I finally took the time to watch the movie Agora. It was recommended to me over Christmas. It’s been on the top of my NetFlix queue for a month or two waiting for me to have the time to watch it.
I’m also reading Phillip Jenkins’ latest book “The Jesus Wars” and thus reading his description of the same time in history as is being dramatized in the movie. I suppose it’s the book that’s finally gotten me to pop the DVD into the player and invest the evening.
Agora is the story of Hypatia, a historical figure in 4th Century Alexandria – a period covered in Jenkins book as being a time in which much of the theological controversies of the early Church came to their head; particularly the discussions regarding the nature of God and the specific details of the relationship between the divine and human with in the historical person of Jesus.
The film opens with what is to me an anachronistic presentation of Ptolemy’s description of celestial motion. Anachronistic because Ptolemy did his work in the early part of the second century and movie takes place in the 4th. I suppose the writers are attempting to set up a controversy between the scientific world of the Hypatia the philosopher and the religious worldview of the street in a way that is meant to evoke the Renaissance controversy between the Pope and Galileo. It spins out a domestic controversy of the conversion of Hypatia’s family slaves to Christianity in opposition to the Pagan beliefs of her and her father.
(A side note, Hypatia’s scandal at Ptolemy’s circles within circles is something that doesn’t actually bother people until Roger Bacon’s day and the application of Occam’s Razor.)
What’s interesting to me is the way the film makes real the shame and honor culture that Jenkins describes as being the driver of so much of the what is to us today inconceivable violent controversy between religion in a cosmopolitan culture. As Jenkins suggests, to get a better sense of what it was like in those days, it’s necessary to think of Alexandria as being like modern Baghdad with its conflict between Muslim sects, Christians and others. What we think of as unimaginable is being played out day by day with bombings, martyrdoms and honor killings all in the response to some perceived slight to one’s religious views.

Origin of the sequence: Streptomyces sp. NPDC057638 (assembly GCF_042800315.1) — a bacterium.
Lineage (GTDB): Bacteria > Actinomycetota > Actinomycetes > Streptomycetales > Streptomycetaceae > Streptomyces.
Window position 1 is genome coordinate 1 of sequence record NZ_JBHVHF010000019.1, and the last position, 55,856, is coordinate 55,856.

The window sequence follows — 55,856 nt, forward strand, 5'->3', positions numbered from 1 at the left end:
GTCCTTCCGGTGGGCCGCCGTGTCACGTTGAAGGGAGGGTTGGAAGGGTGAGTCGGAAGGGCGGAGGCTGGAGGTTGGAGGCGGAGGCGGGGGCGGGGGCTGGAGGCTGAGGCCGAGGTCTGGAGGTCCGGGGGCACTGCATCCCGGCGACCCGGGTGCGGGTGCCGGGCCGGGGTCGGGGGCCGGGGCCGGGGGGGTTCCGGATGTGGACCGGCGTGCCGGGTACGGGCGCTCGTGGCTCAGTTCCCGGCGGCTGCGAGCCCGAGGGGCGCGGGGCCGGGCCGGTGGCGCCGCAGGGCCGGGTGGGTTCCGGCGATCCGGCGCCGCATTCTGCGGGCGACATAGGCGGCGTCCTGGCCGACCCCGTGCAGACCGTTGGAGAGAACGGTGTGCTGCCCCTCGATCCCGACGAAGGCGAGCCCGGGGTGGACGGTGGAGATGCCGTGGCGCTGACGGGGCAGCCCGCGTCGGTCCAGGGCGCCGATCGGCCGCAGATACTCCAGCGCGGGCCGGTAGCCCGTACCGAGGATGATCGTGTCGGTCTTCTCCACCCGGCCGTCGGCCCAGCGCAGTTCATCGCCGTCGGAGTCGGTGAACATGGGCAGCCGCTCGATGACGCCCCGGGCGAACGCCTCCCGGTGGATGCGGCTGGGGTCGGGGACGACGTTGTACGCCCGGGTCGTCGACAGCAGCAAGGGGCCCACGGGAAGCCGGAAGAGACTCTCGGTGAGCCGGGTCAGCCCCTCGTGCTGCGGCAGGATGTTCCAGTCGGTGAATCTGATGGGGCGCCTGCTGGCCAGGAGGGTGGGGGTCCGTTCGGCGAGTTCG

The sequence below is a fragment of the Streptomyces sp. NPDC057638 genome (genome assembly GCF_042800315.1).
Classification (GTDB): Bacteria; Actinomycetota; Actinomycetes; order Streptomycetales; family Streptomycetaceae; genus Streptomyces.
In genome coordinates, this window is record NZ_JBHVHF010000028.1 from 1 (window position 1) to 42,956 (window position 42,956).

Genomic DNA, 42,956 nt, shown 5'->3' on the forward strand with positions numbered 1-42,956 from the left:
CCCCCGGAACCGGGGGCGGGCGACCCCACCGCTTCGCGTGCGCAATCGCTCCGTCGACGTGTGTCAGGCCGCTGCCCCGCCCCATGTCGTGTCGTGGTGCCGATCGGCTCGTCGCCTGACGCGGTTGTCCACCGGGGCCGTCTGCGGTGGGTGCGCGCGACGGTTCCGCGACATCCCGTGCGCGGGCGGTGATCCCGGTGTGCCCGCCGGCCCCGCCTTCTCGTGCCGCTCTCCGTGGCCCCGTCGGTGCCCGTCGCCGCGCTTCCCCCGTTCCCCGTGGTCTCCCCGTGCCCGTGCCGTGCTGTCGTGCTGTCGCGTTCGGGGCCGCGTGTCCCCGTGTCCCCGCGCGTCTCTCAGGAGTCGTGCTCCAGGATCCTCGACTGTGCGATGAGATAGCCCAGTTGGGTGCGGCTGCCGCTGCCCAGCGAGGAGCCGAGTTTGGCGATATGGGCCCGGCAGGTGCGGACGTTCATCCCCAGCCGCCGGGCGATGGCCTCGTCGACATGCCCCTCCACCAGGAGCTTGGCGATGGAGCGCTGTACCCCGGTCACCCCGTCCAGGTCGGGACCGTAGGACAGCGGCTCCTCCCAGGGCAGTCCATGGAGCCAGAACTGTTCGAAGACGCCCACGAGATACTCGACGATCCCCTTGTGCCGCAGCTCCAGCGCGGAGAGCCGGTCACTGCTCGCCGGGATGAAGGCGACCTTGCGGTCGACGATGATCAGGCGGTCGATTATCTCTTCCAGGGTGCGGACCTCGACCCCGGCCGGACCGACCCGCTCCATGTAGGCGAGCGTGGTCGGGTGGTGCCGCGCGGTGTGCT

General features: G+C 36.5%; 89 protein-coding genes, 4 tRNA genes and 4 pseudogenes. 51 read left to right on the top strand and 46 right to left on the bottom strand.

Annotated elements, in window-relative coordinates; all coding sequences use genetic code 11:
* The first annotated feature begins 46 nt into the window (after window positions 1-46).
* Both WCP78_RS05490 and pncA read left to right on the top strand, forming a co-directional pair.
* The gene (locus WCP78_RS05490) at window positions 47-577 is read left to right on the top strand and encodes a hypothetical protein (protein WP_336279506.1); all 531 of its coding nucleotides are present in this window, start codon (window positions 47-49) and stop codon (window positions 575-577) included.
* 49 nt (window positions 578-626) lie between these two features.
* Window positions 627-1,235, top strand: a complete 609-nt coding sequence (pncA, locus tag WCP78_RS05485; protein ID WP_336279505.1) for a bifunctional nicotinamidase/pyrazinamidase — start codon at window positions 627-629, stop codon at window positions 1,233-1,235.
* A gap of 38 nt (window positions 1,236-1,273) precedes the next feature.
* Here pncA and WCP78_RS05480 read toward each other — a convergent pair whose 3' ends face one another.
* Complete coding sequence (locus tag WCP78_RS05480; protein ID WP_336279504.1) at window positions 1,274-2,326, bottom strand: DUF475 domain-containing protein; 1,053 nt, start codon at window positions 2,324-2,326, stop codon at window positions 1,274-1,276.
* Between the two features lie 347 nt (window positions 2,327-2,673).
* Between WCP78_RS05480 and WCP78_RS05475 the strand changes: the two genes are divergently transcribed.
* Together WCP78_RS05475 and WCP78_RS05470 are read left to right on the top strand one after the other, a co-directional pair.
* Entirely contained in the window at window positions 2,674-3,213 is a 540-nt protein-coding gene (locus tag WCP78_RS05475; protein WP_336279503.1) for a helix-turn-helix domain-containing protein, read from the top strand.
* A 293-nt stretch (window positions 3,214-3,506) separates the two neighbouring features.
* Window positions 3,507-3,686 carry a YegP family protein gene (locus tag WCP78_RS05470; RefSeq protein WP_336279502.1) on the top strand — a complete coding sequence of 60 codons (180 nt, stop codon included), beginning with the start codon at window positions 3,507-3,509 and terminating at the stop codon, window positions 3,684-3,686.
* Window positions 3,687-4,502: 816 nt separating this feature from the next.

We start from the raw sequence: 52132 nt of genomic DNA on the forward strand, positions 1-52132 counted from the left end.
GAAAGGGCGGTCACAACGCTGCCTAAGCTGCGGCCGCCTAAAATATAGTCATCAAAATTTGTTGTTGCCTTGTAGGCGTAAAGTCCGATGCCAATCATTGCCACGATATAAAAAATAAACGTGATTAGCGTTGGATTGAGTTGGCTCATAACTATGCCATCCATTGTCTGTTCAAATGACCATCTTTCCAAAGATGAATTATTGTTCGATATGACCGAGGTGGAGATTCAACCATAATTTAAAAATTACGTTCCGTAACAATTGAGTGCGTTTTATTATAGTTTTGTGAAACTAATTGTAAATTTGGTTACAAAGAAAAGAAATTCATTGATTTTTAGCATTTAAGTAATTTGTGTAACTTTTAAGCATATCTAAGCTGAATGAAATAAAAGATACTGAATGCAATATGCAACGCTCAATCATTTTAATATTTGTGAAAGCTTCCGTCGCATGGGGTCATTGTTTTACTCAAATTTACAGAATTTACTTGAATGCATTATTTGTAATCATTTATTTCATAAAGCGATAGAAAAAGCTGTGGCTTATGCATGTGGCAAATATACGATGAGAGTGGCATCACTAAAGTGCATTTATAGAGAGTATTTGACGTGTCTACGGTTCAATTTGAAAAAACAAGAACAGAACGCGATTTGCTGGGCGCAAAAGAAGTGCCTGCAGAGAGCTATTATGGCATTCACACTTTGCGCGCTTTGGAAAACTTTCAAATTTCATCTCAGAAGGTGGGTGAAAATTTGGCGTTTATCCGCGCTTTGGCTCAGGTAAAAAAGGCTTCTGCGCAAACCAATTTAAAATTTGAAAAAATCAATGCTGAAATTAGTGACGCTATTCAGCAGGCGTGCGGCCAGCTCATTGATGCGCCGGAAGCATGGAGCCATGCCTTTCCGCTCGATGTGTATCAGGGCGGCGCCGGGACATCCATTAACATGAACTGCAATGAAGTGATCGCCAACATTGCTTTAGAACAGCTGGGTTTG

Christians managed to convert from following a God who refused to do violence in response to violence, to doing murder in God’s name in less than a third of a millennium.
The film shows the pagans, trapped in the Library by the encamped Christians, discussing the nature of motion and planetary dynamics, as a way of setting up what the Christian rabble are going to destroy in revenge for the attack of the pagans upon them. The message seems to be that the Pagans are noble and educated. The Christians are hypocrites. Interestingly the destruction that occurred in Alexandria is sometimes argued to have taken place because of a spilling over of the anti-Arian arguments in the city at the time (though this view is controversial). The details of the destruction presented in the film are rather a bit of a stretch – to say the least. The part where the Christians are shouting Alleluia as the culture that has resulted from thousands of years of human intellectual inquiry strikes me as excellent drama but not particularly balanced.
This film was the highest grossing film of the year in Spain. I don’t recall of hearing about much outrage, though apparently the Catholic Defamation League of Spain objected to its message. Which means the majority of people who flocked to see it must have essentially agreed with its sense that the anti-intellectual Christian rabble is the greatest destructive force in civilization. Though to be honest, I expect filmgoers who agreed with the movie’s view would not have excluded Islam from the honor either.
The film’s argument that religion is essentially destructive is awfully one sided in its presentation. But frankly its historicity makes it hard to argue against. Those who follow the crucified savior are probably well chastened by that. I am.